For decades, the worst serial killing case in Massachusetts since the Boston Strangler has haunted Professor Maureen Boyle, award-winning former investigative journalist and today the director of the College’s journalism program.
Still unsolved, the case stems from 1988 when 11 New Bedford women disappeared, nine of whom were subsequently found dead along local highways. In Shallow Graves: The Hunt for the New Bedford Highway Serial Killer, Boyle tells this story through the eyes of the investigators and some of the families. According to one reviewer, the book reads “like a first-rate novel, but enlightens like a detective’s handbook.”
In a recent interview with Boyle about Shallow Graves, which comes out on September 5, she shared six insights on the case and what she has learned from covering it for over 30 years.
- Don't judge people based on their circumstances. When I first began interviewing heroin addicts - and in particular female addicts who were prostitutes on the street - I quickly discovered they were smart, interesting, funny, and struggling to overcome one of the most insidious addictions around. They were honest and forthcoming about what they saw, what they did and the life they hoped they could one day return to. Many of the female addicts were middle-class women whose families didn't know how to help them. Drug treatment programs weren't easy to get into at the time, especially if the addict was a woman.
- Journalism can make a difference and, as a reporter, you are on the front lines to help people. Over the years, I forged close ties with many of the families of the victims and saw the pain they endured close up. You can do your job as a reporter with grace, good taste and sensitivity. Being a jerk isn't what journalism is about.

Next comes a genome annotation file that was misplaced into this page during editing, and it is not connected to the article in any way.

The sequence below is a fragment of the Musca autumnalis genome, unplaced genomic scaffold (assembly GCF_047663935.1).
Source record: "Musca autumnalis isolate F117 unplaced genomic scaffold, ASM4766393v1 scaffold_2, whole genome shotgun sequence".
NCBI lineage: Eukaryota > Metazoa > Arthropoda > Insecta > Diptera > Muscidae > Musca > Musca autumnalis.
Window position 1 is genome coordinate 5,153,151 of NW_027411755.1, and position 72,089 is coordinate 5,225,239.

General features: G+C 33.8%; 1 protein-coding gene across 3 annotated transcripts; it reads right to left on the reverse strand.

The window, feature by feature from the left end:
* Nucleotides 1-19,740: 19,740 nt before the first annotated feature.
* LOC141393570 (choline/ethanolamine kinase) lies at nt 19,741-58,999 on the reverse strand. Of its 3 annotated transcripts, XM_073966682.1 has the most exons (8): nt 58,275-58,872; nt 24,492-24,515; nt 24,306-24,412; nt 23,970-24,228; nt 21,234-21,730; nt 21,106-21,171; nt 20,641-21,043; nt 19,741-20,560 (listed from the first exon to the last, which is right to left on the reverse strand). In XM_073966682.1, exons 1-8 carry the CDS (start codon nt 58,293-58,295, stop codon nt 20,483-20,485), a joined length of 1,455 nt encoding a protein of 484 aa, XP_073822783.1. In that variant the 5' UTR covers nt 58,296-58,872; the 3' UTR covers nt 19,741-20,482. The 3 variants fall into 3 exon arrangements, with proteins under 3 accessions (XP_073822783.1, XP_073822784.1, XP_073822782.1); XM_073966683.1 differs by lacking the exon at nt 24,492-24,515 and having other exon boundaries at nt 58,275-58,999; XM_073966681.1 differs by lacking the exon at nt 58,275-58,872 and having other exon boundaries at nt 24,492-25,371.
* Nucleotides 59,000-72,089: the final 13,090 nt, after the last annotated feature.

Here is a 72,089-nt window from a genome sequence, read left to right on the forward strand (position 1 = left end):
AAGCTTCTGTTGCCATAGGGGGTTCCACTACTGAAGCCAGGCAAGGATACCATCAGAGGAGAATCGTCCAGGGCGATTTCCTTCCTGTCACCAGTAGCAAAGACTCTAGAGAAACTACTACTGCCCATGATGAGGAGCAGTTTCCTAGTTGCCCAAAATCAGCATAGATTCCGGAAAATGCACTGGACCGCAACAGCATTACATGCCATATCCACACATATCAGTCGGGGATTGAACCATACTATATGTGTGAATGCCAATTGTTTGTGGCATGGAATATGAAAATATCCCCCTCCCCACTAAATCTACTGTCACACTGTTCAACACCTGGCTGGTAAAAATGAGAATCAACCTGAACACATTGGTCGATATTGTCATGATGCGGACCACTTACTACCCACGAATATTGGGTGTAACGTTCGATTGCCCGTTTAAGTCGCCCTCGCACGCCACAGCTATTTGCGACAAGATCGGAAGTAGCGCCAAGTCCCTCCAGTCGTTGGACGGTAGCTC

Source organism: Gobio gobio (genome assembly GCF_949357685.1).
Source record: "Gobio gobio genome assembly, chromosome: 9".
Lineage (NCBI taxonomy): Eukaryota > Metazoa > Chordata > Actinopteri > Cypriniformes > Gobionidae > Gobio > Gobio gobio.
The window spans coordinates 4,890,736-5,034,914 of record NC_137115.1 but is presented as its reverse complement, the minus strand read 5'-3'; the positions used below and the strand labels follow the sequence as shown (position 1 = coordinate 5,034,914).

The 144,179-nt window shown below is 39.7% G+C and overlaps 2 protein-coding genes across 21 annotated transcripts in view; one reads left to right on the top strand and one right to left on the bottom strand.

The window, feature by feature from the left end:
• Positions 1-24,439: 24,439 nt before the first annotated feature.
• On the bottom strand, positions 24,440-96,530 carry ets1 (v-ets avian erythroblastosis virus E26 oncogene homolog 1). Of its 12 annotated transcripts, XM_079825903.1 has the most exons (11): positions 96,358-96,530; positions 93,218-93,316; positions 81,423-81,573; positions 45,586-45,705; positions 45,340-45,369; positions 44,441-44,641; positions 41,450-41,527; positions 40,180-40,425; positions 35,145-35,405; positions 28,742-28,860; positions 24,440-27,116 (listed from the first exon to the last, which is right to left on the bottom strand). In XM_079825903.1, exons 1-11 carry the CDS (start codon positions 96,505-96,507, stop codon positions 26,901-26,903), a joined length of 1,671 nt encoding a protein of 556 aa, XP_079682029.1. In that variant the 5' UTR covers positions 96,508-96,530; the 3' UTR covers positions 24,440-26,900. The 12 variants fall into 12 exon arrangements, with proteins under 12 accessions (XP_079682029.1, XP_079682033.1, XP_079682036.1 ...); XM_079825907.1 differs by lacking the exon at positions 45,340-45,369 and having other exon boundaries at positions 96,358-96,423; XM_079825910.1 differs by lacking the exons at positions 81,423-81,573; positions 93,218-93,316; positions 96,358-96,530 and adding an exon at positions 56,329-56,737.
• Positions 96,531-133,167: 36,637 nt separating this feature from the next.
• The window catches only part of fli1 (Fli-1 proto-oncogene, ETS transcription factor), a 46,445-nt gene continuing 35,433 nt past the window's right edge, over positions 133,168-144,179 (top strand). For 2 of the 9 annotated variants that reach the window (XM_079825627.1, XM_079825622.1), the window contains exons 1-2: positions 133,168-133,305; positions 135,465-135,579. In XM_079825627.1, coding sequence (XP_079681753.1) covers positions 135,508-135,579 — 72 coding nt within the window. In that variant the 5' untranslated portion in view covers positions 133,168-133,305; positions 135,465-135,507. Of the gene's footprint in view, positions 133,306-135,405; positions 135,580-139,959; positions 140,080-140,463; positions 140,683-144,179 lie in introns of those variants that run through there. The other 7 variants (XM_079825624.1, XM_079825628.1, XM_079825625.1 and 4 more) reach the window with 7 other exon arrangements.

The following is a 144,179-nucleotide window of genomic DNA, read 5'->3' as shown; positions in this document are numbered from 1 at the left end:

- Go with your gut and knock on those doors. When women began going missing in New Bedford in 1988 (and two bodies were first found along two nearby highways), I pursued the story head-on thanks to the behind the scenes cooperation of investigators on the New Bedford police department and State Police. I also made those cold calls to families of the missing women, always uncomfortable for reporters, and always kept in mind a single thought: how would I want to be treated if this was my relative.
- No one should get away with murder. The women went missing 30 years ago as of 2018. Some people say the killer left. Others say he is dead. It doesn't matter to me. The families and the community deserve an answer to who killed these women. The two families of the women who are still missing also deserve to know where their loved ones are.
- Police know more than the public thinks they do. Not all evidence is reported in the press. Not everyone who is questioned is a suspect. Sometimes investigations go down rabbit holes.
- Writing and reporting is work. You can't take shortcuts.